Last week, I met with the lady who hand pieced this Grandmother's Flower Garden. She had it machine quilted by a long arm quilter in Nebraska and wanted to finish the edges in a traditional manner. Her quilter turned down the job. My daughter was offered the job and she passed it on to me. Now, let me tell you right now that I do not do binding! Actually I would if someone was willing to pay me enough, but my price is so high...no one has bought it. When I met Helen, she won my heart immediately. I sat for an hour looking over her quilt, listening to her stories of quilting and how she so wanted this quilt to be hand finished since it was her last. She has had a gradual decline in her eyesight and can no longer do the hand work she so loved to do. I understood what she wanted, but I could not bring myself to tell her how long it would take me to do this job. When I saw how the LA quilter had sewn right to the edge, nailing down every lineal inch of the octagons around the outer edge, and then running a continuous curve all round, and sometimes stitching the batting to the backing...I took a deep breath and said, "Oh, it will take a while to undo all those stitches, but it is not impossible." Oh how I wished the LAQ had just basted instead of stitching those edges! No one puts a traditional binding on a Grandmother's Flower Garden! Helen wanted the edging finished in what is called a "knife-edge" finish. That's tucking the edges inside the sandwich a quarter inch and blind stitching it closed. I have one side done, and am taking a break before I hunker down and finish the rest. No need to ask how long it is taking, and no need to ask how much it will cost. This is what I call a labor of love and it is priceless! Next time someone calls on me to do a hand finished binding, no matter how big or small, I will reply, "I don't do hand finished bindings unless you are over 90 years old and it is your last quilt! and you are willing to give up your children's inheritance." Sincerely, I do have a soft heart for situations like this and it is a rare opportunity to give back to our community. I think of my mother and my grandmother who stitched many hours unselfishly to provide for children, neighbors, and strangers...it's the least I can do.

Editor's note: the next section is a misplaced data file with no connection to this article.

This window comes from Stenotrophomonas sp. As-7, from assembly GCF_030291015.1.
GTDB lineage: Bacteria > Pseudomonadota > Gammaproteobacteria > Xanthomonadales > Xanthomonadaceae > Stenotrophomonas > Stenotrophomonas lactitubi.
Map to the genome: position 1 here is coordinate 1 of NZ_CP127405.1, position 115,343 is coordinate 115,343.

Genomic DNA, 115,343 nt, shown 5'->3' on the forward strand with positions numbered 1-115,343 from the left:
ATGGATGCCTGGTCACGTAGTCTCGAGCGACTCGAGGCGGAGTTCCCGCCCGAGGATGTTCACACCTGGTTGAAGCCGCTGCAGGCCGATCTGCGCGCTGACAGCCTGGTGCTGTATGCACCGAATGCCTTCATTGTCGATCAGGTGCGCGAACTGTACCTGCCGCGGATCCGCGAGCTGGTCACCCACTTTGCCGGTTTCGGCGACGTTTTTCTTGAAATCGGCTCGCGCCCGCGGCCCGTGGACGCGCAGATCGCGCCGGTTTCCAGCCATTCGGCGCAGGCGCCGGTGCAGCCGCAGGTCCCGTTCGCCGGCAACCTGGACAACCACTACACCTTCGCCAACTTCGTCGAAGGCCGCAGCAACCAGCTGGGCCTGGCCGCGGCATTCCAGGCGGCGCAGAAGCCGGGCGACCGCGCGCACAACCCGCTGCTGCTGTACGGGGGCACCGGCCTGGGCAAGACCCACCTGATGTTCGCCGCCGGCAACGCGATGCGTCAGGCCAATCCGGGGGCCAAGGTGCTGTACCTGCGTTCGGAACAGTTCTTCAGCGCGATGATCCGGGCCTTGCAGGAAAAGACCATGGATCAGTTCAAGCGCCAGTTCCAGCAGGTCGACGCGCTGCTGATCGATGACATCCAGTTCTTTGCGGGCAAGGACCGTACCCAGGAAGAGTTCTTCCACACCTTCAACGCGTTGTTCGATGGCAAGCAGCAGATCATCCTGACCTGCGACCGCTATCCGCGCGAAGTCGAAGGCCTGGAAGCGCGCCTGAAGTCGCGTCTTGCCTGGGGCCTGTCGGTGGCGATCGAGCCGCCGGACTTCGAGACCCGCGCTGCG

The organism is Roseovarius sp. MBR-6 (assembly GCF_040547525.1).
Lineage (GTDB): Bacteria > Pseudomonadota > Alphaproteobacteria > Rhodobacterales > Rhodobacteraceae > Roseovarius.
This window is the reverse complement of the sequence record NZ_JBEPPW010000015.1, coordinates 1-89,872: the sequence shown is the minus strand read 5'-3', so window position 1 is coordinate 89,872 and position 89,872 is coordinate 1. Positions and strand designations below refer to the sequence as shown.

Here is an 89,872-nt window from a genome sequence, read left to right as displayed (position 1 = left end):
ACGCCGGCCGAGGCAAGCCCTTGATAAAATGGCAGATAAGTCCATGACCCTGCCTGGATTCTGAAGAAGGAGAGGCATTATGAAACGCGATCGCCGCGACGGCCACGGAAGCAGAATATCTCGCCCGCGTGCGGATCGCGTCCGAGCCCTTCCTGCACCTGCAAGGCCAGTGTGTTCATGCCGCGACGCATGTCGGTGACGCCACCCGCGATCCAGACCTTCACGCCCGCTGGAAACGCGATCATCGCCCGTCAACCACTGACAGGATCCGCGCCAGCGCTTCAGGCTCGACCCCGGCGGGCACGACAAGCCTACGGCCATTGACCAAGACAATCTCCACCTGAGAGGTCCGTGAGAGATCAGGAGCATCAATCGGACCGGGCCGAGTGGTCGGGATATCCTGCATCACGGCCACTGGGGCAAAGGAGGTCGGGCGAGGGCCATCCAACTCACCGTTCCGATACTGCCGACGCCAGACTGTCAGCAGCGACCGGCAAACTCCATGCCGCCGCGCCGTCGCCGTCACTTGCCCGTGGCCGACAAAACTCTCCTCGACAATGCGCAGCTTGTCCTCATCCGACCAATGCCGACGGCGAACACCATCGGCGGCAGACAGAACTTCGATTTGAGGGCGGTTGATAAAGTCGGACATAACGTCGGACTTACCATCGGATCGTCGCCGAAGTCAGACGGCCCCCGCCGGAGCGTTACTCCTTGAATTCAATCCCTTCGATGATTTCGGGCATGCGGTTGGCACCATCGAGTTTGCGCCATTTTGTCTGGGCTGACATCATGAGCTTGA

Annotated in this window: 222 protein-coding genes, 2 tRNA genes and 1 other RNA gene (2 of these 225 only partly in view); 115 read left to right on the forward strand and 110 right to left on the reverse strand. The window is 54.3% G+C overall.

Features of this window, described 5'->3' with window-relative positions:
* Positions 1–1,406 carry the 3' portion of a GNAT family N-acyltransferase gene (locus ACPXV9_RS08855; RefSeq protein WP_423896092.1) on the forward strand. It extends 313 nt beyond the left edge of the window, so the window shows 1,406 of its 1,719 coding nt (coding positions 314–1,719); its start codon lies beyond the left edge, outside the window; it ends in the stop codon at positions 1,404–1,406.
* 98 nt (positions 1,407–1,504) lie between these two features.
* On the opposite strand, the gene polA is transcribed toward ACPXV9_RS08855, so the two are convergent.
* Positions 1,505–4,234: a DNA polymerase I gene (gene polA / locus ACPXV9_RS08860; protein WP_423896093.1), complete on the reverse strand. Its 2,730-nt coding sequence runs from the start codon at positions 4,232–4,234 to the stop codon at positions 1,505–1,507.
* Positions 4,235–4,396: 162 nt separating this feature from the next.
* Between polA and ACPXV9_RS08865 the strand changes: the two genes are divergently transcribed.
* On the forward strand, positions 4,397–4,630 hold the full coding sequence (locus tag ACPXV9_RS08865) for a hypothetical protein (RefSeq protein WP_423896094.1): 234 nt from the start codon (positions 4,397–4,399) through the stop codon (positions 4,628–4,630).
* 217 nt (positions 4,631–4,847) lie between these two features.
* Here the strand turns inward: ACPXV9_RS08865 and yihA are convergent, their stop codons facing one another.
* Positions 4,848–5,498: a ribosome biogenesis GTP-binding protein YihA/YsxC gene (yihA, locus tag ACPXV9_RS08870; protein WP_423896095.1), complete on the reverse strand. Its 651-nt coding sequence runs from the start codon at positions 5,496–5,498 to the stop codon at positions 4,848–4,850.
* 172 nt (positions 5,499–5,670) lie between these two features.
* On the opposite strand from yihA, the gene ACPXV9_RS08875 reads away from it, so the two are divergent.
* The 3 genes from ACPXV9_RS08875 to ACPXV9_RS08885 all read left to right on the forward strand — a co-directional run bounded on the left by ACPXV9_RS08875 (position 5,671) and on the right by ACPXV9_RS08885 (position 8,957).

Thank you for looking

Sunday, January 15, 2012

Cozy nightgowns for a chilly winter night...

This is an example of how diverse we are at NABQC. I dug out my old Stretch and Sew patterns and whipped out these nightgowns for the grandchildren. They've had a bout with chicken pox and needed some soft nightwear. I called mom for their measurements and adjusted the pattern in length only, sleeve and skirt. No need to hem them; they'll outgrow them by spring. If you are making these, please pay attention to the stretch in the ribbing you buy. It needs to be at least 50%-100% stretch. I accidentally bought 25% stretch and had to ditch it. It just doesn't stretch enough in those tiny little cuff applications.

I taught SS by the Ann Person method about 30 years ago and still have the books and quite a lot of patterns. It really is a brilliant method of sewing knits. I have more projects planned and will post them here as I finish.

Thanks for looking.
I am Bonnie Russell, owner and quilter, and my business is making beautiful quilts and making quilts beautiful. NABQC came about as a partnership between the love of sewing and hazelnut farming. That's how the name was chosen. My husband, Fred, is the nut farmer, and I do the sewing using many bolts of fabulous fabric. My studio is located in Dundee, Oregon, the beautiful Willamette Valley, in the center of a hazelnut orchard. Experience came with 42 years of dress making, 40 years of marriage to my wonderful, loving, supportive husband (34 years of nut farming), 25 years of raising three daughters, and now we have seven grandchildren to mentor in Future Quilters of America!

With a Statler Stitcher and Gammill Optimum Plus longarm quilting machine, a 14 foot table, and the drawing program AutoSketch, no project is too big or too small. Anything from hand guided meandering to custom digitized designs can be applied to a project to complete that labor of love.

This blog is to temporarily serve as a source of information until a website is produced. It contains pricing, products, helpful hints, pictures, inspirations, and who knows what else will show up. Thank you for reading and I hope you will find it helpful.

Tale of a Dog